Ok to sand before router?

I’d like to drum sand some stock flat before putting it under the router.

I remember from 7th grade shop class we were told never ever do that. So I’ve been faithful many years carefully planning order of operations around the principle.
I think the reason was that abrasive from the belt could get embedded in the wood, then the router bit could hit it and a poorly brazed tungsten carbide cutter would go flying through someones eyeball. One tends to remember safety lessons from a guy with less than the recommended number of fingers.
Then I realized most finish plywood is factory sanded on at least 1 side and I’ve only ever had 1 carbide come off a router bit in wood, and that was after using it on aluminum.

I know sand paper, carbides, and brazing methods have improved since the 80s, so is this still a thing?

Now, looking back, I guess its silly to be reckless enough to chamfer aluminum with wood bits and still be nervous about maybe a piece of sand. I’d still like to hear if anyone has adverse experience with sanding before routing.

I wouldn’t worry about it. sanding, staining and varnish are done last for the simple reason that you get tool and working marks on the plywood or boards as you are working on them. Same reason painting is the last step when working with metal.

Thanks for the green light.

Because that shop teacher was experienced and trusted at a time when I wasn’t, I substituted his judgement (rule) for my own critical thinking. Now that I have more experience, I trust myself on anything new that I learn, but require an added push to break old habits. That is probably why I am so much more comfortable with radial arm saws than table saws. It is what I learned on.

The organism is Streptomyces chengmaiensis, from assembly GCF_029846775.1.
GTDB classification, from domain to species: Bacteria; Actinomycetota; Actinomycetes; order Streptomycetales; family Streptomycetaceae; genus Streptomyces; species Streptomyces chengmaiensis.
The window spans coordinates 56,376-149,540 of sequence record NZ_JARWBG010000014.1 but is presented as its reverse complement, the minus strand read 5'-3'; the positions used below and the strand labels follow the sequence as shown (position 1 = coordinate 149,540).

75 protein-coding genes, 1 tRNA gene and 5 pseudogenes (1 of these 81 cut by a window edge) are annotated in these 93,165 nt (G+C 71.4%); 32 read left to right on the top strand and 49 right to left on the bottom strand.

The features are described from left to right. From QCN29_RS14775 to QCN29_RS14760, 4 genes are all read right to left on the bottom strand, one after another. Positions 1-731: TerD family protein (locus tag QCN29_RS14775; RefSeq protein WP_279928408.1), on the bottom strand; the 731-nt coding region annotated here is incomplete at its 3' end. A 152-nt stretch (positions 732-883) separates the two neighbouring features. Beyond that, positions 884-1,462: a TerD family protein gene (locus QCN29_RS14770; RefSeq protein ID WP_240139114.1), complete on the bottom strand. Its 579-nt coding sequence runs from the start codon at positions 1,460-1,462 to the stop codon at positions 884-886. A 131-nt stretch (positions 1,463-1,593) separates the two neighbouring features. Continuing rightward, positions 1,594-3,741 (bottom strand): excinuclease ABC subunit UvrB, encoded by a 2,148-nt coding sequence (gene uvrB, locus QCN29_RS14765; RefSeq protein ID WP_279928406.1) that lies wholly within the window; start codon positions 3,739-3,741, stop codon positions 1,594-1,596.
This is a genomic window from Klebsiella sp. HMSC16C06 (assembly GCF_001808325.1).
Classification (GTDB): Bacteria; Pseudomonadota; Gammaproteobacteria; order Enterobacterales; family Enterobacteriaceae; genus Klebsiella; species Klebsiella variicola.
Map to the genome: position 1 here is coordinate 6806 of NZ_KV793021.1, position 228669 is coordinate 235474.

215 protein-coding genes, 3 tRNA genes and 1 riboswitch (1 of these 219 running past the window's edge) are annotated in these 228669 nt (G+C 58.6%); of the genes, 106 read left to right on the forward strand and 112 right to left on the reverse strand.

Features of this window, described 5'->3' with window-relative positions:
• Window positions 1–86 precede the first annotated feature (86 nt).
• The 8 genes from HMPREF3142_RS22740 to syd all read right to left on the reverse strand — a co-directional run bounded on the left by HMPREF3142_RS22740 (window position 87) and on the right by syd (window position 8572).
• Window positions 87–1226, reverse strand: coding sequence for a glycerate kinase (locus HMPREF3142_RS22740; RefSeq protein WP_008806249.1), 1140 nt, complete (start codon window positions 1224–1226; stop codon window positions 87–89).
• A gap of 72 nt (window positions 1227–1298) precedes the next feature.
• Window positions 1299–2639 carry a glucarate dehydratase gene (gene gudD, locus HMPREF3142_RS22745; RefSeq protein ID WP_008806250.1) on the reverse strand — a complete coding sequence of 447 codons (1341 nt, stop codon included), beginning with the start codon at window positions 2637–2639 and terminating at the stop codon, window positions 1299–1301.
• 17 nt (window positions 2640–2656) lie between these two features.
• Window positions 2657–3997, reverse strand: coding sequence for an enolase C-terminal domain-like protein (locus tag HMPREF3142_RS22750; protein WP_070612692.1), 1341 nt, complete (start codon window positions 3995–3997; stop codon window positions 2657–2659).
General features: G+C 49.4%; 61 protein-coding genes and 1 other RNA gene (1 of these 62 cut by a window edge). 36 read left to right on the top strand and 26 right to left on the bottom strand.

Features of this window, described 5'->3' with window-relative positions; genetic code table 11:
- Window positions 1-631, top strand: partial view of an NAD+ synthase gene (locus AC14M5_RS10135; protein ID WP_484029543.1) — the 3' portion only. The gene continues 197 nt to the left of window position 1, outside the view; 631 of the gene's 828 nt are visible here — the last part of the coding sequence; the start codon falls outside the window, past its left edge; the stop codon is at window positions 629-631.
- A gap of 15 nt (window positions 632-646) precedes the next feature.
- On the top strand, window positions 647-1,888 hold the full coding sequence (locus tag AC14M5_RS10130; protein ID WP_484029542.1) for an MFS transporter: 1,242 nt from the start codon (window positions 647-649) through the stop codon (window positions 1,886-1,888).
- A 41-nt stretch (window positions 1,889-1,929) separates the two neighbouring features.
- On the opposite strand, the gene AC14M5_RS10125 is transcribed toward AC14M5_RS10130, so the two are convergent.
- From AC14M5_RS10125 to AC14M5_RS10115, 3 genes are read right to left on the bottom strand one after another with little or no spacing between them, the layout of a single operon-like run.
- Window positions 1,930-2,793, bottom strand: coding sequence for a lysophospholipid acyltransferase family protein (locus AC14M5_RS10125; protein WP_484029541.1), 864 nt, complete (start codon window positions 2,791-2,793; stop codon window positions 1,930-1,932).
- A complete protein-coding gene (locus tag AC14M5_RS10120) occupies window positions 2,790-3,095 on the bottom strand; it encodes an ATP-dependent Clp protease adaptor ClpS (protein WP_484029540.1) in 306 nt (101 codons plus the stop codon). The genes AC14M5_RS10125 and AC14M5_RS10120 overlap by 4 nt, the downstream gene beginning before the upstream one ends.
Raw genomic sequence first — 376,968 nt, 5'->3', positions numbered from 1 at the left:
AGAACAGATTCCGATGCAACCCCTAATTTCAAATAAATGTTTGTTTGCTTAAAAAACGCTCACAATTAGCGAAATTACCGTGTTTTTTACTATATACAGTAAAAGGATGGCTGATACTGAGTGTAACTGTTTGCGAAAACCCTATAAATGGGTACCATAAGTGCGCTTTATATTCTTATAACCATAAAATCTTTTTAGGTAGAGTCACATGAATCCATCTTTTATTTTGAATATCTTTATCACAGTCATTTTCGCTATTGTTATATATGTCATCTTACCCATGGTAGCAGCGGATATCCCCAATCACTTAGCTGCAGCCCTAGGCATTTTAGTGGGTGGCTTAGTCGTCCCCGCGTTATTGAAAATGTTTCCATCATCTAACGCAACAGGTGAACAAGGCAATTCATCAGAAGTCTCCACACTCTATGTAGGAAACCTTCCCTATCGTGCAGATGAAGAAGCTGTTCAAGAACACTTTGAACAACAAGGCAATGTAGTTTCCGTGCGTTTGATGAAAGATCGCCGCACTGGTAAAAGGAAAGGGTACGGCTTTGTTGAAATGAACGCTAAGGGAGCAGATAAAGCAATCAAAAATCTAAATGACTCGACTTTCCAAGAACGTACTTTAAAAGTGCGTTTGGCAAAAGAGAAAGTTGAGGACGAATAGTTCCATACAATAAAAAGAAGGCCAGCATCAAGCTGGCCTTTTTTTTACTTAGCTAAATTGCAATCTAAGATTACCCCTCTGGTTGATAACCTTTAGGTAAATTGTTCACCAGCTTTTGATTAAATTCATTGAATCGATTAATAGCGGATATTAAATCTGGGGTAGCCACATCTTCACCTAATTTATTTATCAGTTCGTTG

Does anyone have shop “rules” that shouldn’t be rules any longer?

Forgive the ‘blunt’ question please.

Belt seems to indicate rubber. Any information about the particle size? Rubber could be a breaker on the sled, but wouldn’t a quick brush solve this?
From the regular sandstorms we have here (the big dust stays outside and the micro dust makes it anywhere), I noticed that this dust has a beneficial effect for the sliding of the sled.
Warps in the sheet do have significant impact on the Z-depth.
Do you have a sanding machine to run a complete sheet of ply through?

No, belt was not rubber. It was a misnomer on my part. I was referring to the paper/cloth backed sandpaper strip that is wrapped around the sanding drum.

I get mine by cutting refills for my 6" belt sander. That way I just order 1 part number for both machines and stick it to the drum with a spray contact adhesive. I did have a 52" wide homemade drum sander, but the bearings were not as concentric to the surface as I would like, so it is in the que for a machinist to whack off the welded HAZ and press fit some lathe turned endplates when he gets time. Hopefully the remainder is still over 48". I got the chrome plated hydraulic rod used for the drum free when a pit hydraulic elevator was being converted to cable. Note: in general, a new hydraulic rod works great, but used free ones are usually terrible because they only get replaced when they are bent. Because leaky pit hydraulic elevators are an ecological hazard, some public buildings replace perfectly functional straight rods.

Flattening warps is the reason I want to use the drum sander, but not for plywood. I have some diagonal cut, natural edge “tree cookies” done with an Alaskan chain saw mill. They make nice oval shaped coffee/cribbage table tops. If Maslow had good enough Z control, I would use depth maps of local lakes, or topographical maps to make coffee table models. The lake depth models are really nice because covering it with glass looks like the water surface. Topo models usually require inserting a raised perimeter which is a bit harder to add to the digital file than just truncating the beach elevation.